Making the Job Easier

Editor’s Note: This article first appeared in the September, 1976 issue of The Real Estate News Observer

The Preliminary Exchange Proposal Form is designed to help expedite a volume of transaction ideas. Started in 1968 at the San Joaquin Valley Exchange meeting in Tulare, California, it has now flourished to national prominence. You just can’t go to an exchange meeting of any consequence and not see these easy-to-use forms helping generate business.

We used to struggle with pencils (yes, even typewriters) at meeting places, on that old two-sided ‘Long Form,’ wrestling with carbon paper to crank out the exchange idea. Nine times out of ten we were so absorbed in getting an offer written on a previous package (three pitches back) that we missed what was currently being presented.

So I thought, ”There must be a better way,” and went home to give it some consideration. At the next meeting, everyone was surprised at my handing the presenter an ‘instant offer’ right after completion of his pitch. The acceptability was immediate. Since it takes but a few minutes to jot down the exchange idea on the Preliminary Exchange Proposal Form, everyone started using it.

The way to get the most use out of the form is:

1. First of all, get your client’s approval to ‘offer’ in his property into opportunities that you uncover at exchange meetings and in the regular course of your daily activities.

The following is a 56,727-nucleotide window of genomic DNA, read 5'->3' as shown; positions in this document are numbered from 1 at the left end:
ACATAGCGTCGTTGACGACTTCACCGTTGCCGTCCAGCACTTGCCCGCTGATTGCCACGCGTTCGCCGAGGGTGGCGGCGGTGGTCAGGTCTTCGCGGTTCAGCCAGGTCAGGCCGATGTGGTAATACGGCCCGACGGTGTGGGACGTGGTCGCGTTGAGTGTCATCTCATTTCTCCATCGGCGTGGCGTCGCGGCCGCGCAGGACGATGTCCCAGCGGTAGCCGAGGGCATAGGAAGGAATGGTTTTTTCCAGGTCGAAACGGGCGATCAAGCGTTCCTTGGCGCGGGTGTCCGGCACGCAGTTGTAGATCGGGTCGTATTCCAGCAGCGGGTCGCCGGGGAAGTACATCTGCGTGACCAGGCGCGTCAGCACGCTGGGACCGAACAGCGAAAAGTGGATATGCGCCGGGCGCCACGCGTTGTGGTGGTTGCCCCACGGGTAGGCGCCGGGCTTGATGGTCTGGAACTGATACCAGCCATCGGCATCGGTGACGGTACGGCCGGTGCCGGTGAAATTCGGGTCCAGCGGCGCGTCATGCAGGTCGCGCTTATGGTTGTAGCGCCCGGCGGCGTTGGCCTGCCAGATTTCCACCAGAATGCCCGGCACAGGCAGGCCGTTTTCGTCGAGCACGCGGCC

2. Have your name imprinted on the form … a time saver at the meetings.

3. Start writing the moment an idea, or ideas, comes into your mind. Don’t wait until after the pitch or you may become distracted. Needless to say, do not wait until you get back to the office for your chances of getting the job done will decrease with each passing hour.

4. If you are generating an idea at your desk, simply fold the form so that it fits a window envelope, and let it travel. This eliminates writing a letter and addressing an envelope.

5. Never submit a proposal to another Broker unless you have a back-up package attached. How can an adequate presentation be made by another broker unless you equip him with information on the property you are proposing? Do it in longhand on yellow paper if you don’t have a prepared set-up.

6. Try to follow up on all proposals received by asking your client to accept or counter all offers you receive, subject to inspection, approval, and prior disposition. Put the decision back in the other parties’ hands.

7. When both parties are in accord, go for escrow or closing and spell out the transaction on the ‘Long Form Exchange Agreement’ with the necessary references to all the terms and conditions.

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